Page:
Check out the video for Dillon Francis’ track, “Messages”. It is FILLED with messages via Emoji!!!! Personally, I enjoy the piggy in a bikini the best.
Tag Archives: Simon Lord
In true maverick style, UK’s Theo Keating, has forged his own path as Fake Blood – a hard-hitting, multi genre artist with a cult following like no other. Today, he announces his eagerly anticipated new album Cells, which will be released November 13th via [PIAS] America. In conjunction with this announcement, Keating is streaming the full album on his website.
Cells is an 11-track distillation of Keating’s surreal vision, an electronic masterpiece skewered by his love of the macabre, the uncanny and the sinister. He has trapped his signature breed of savage, Godzilla-strength basslines and laser-blazing four-to-the-floor inside his very own suspense thriller. On “London,” his jacking rhythm is haunted by taught strings and menacing analogue synthesizers, while “End of Days” is an apocalyptic and cinematic techno opus in which time is running out for whomever is trapped inside the rhythm.
“The album definitely has left-of-center moments because I wanted to show some other facets to what I do and enjoy making,” he says. “Not every track on Cells is overtly made for the dance floor. Some of the sounds will definitely be a bit unorthodox, but, then again, the way I make music is strange to most people: it’s a little bit ‘wrong’ because I never learnt the ‘right’ way to produce.” It’s not all weird-and-wonkiness, though: Cells has its uplifting moments too, especially on All in the Blink, a twist on the humble funkified electro-disco nugget featuring Keating’s fellow Black Ghost, Simon Lord, on vocals.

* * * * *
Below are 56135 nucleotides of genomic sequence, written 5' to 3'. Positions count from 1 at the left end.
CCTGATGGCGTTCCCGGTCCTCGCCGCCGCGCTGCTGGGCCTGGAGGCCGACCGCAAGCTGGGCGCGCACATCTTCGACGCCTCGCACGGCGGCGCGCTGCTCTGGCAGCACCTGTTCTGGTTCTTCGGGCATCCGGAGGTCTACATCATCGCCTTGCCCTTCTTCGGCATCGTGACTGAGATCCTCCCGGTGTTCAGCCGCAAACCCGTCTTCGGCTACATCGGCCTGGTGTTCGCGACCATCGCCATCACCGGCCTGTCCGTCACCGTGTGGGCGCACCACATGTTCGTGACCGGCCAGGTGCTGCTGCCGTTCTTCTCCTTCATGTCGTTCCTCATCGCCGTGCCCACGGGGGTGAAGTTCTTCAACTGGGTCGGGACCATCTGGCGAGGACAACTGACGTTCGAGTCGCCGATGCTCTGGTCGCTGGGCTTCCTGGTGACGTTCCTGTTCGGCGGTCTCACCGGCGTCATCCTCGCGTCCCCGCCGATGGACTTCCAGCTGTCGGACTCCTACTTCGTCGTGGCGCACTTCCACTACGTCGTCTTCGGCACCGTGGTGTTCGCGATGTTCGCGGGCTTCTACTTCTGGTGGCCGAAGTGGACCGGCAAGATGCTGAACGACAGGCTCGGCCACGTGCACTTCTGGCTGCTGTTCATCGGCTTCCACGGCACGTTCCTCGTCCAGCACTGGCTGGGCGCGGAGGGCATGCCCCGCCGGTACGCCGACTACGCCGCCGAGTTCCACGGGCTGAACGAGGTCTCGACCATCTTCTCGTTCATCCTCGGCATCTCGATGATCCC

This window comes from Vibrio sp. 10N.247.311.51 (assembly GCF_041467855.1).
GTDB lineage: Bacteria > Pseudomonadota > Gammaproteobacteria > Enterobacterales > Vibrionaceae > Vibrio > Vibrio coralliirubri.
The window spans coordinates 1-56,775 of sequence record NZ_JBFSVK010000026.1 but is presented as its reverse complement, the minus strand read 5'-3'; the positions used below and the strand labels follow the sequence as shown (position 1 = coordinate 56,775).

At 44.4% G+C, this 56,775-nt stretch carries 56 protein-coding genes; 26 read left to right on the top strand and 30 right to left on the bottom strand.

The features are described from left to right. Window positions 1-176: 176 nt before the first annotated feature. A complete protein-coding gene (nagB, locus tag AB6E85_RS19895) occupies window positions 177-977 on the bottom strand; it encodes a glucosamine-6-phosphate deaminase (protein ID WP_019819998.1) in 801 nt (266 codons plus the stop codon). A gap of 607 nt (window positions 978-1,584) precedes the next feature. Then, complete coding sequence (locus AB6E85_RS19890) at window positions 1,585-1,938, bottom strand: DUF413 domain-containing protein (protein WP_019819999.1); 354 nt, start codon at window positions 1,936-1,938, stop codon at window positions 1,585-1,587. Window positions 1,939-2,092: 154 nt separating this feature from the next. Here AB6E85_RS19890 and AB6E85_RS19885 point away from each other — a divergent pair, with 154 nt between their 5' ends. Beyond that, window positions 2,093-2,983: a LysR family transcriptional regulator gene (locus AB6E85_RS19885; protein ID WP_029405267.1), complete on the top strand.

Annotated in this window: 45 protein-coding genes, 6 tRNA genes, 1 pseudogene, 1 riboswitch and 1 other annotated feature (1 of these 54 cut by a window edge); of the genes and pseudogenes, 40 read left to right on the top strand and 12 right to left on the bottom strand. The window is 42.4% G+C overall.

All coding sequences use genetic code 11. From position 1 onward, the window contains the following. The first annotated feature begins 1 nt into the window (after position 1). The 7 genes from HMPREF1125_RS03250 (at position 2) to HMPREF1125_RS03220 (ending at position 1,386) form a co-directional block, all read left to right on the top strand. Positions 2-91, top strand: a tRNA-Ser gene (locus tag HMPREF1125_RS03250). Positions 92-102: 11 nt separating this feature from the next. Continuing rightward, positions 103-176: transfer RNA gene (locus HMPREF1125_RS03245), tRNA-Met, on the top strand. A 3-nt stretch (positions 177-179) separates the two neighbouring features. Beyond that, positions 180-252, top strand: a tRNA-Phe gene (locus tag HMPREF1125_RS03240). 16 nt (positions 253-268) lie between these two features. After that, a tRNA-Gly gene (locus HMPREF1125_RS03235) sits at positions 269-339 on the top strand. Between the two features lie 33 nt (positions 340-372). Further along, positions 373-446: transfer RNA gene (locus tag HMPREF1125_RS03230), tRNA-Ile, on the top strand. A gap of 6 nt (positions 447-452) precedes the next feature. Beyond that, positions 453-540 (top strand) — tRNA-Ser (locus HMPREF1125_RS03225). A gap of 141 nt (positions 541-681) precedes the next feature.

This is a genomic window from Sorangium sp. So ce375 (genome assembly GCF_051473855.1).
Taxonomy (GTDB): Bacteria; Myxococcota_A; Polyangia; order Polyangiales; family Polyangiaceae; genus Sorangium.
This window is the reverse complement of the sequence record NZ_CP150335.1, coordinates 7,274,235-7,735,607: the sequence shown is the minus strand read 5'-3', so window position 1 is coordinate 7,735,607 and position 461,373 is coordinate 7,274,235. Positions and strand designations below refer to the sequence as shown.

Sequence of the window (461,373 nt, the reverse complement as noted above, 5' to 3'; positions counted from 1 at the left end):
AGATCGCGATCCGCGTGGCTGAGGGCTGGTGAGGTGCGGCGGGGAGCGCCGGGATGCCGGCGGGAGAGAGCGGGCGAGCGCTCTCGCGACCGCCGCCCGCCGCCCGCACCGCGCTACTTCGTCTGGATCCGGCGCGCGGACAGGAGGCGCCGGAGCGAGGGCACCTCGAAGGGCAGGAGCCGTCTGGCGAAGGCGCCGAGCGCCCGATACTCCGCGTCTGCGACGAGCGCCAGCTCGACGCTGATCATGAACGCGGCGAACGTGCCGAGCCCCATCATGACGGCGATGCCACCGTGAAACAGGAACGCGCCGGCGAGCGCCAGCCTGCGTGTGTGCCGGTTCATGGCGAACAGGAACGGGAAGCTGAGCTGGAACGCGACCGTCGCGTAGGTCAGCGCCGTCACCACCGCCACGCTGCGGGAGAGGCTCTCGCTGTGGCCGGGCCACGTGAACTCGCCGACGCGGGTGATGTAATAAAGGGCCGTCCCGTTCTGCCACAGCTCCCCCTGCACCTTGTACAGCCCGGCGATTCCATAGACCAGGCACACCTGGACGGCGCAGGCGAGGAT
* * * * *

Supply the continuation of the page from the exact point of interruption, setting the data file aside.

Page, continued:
Since he released his crushingly infectious single “Mars” in 2008, Keating has released another chart-nudging single, “I Think I Like It” remixed by everyone from Hot Chip and Gossip to Calvin Harris and Sway. Perhaps what makes Keating an even more captivating producer, though, is that he has cracked the key to what musicians crave most of all: longevity. “You just need a hunger for new music, a curiosity that needs constant feeding and, crucially, be open to change,” he muses. “The enemy is nostalgia. If you can always find stuff that excites or interests you, and let that inspire you to try new ideas, then you can enjoy yourself. That, really, is at the heart of it all.”